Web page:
top of page
thumbnail_1 ts baner, future in your hands.png



Howling winds blistered the region Friday in the wake of our most recent storm. Swirling gusts of 35mph were common, which brought 850 temperatures (5,000 ft.) below freezing. However, the strong mid-April sunshine did its thing, allowing highs at the surface to get back in the range of 59-64. At this time the cool air is beating a hasty retreat and significant warming is set to move in for the weekend. The rising is here. Let's get this party started.




If there's one new trend that's consistently shown up on modeling the past 24 hours, It's that temperatures (while still well above normal), have come down about 4 degrees from where they were a couple of days ago. The primary reason for this is a somewhat stronger reflection of cold dense air in southeast Canada. It allows a back door cool front to sink into southern Iowa Sunday. Instead of southwest winds like we see Saturday, winds become more E/SE Sunday and Monday. The warmth will have to buck a bit more of that cooler air coming north. That may keep most of us from hitting 80, although it will be close in the south. For the period Saturday through Tuesday, guidance is now suggesting low to mid 70s north, to mid and upper 70s south. A slight reduction looks to be in order.

For certain, the weekend is going to be a beauty, with highs Saturday 70 north to 76 south. Sunday should be a hair warmer, with the range at 72-78. Mostly sunny skies and dry weather will be the end result. A keeper for sure!

Monday the area comes under the influence of a deepening storm that threatens to bring a severe weather concern, perhaps as early as Monday night but more likely Tuesday. In advance of the storms, highs Monday should remain in that 72-78 category, with a couple spots in the far south pushing 80.

While temperatures are mild through Monday, moisture remains scant until later Monday night, when we begin to feel the effects of the incoming storm. Warm advection kicks in as the low level jet increases after sunset. This provides the forcing necessary to fire nocturnal thunderstorms. Due to the deeper push of cool air, it now appears to me that the south now has a better chance of seeing these storms. The north may remain dry and rain free Monday night. Any storms that develop in the south are expected to be elevated, which keeps the primary severe weather threat of hail, lightning, and heavy rain confined to the stronger updrafts near a warm front inching into southern Iowa.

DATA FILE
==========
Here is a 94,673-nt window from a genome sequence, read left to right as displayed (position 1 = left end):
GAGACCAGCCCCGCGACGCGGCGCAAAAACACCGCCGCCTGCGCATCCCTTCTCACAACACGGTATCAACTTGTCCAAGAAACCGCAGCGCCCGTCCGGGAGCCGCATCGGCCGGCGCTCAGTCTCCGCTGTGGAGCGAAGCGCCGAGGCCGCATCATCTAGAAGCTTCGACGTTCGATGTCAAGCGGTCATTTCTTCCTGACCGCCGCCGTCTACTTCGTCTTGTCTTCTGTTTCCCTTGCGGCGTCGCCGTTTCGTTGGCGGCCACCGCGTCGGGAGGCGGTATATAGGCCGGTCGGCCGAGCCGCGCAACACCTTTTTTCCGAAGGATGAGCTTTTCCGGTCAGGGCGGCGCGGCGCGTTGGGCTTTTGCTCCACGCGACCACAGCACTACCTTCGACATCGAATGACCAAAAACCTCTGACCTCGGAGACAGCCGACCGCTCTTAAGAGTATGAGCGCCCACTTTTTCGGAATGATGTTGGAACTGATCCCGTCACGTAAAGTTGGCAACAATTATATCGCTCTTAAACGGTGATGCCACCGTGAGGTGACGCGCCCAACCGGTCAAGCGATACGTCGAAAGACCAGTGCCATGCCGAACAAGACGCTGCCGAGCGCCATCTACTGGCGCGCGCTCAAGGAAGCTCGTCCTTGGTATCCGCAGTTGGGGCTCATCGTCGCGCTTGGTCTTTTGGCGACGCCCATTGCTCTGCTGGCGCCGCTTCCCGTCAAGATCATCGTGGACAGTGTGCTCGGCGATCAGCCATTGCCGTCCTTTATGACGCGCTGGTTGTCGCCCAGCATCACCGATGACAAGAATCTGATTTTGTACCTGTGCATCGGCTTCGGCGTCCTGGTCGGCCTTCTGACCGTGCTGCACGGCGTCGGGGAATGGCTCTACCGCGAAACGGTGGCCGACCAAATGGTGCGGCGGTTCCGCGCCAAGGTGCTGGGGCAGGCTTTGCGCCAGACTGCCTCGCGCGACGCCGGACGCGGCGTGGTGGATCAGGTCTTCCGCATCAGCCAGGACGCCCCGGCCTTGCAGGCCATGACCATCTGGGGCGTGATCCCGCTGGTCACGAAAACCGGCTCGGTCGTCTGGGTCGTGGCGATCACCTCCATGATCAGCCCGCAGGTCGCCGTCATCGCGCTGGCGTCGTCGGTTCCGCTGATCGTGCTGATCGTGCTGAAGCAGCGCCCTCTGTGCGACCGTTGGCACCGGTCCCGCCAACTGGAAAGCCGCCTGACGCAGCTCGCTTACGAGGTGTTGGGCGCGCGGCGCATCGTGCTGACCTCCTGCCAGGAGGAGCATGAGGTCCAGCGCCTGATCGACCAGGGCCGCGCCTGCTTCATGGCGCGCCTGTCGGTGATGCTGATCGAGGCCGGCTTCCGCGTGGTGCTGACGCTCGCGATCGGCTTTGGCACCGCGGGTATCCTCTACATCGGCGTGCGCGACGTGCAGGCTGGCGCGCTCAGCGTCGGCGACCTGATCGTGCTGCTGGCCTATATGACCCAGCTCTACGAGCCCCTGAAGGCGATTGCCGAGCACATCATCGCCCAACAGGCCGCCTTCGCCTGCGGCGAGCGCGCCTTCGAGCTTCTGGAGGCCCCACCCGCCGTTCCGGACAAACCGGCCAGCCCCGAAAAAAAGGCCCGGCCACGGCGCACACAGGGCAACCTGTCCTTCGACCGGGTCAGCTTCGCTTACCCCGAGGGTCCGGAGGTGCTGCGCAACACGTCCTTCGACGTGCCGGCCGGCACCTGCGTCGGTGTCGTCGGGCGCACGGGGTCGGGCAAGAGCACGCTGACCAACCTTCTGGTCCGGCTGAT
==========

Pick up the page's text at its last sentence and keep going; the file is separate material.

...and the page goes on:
Tuesday is the day to watch for a more widespread severe weather episode. It may be that Monday night's convection limits the northward advance of the warm front, creating a fairly strong thermal gradient north of I-80. The position of the warm front is critical because winds will be backed along it, generating significant 0-6km shear. With proper destabilization, that would be the area to watch for any tornado threat. The arrival of the cold front towards evening is also likely to generate some strong storms, but shear is likely to be less by then, which in theory would favor hail and wind, with a lower tornado threat.

As of late Friday evening, SPC has all of my region included in a day 5, (15 percent risk area). That means a 30 percent chance of severe weather within 25 miles of any given point.

I do think it's important to stress that we are still more than 72 hours away from the event and while there are large scale signs pointing to severe weather potential, there are still many mesoscale details that are unknown. If just one ingredient is missing, such as instability, a CAP, less shear, timing, etc., the whole set-up can fall apart in a hurry. The point of the exercise now is getting the word out early so if the threat is realized, people are aware and prepared. If we need to stand down as the event nears, that is a good thing. No harm, no foul. Honestly, I'm somewhat conflicted, as there are more negative signs for severe weather tonight than 24 hours ago. We'll see where trends lead us later Saturday.

Here's what the EURO and GFS suggest for rainfall Monday night through next Wednesday.



Following what will be a warm, potentially stormy, and rather muggy day Tuesday, much colder air appears destined to enter the picture late next week and the following weekend. The EURO at 500mb shows an anomalous pocket of cold air diving into the middle of the nation next Thursday.

The following day, Friday the 19th, it indicates temperature departures 18–20 degrees below normal. That's a bummer!

While there is some uncertainty about details with storms Monday night and Tuesday, there is little doubt the weekend ahead is going to be a nice one. Make your plans accordingly and enjoy. Roll weather...TS


bottom of page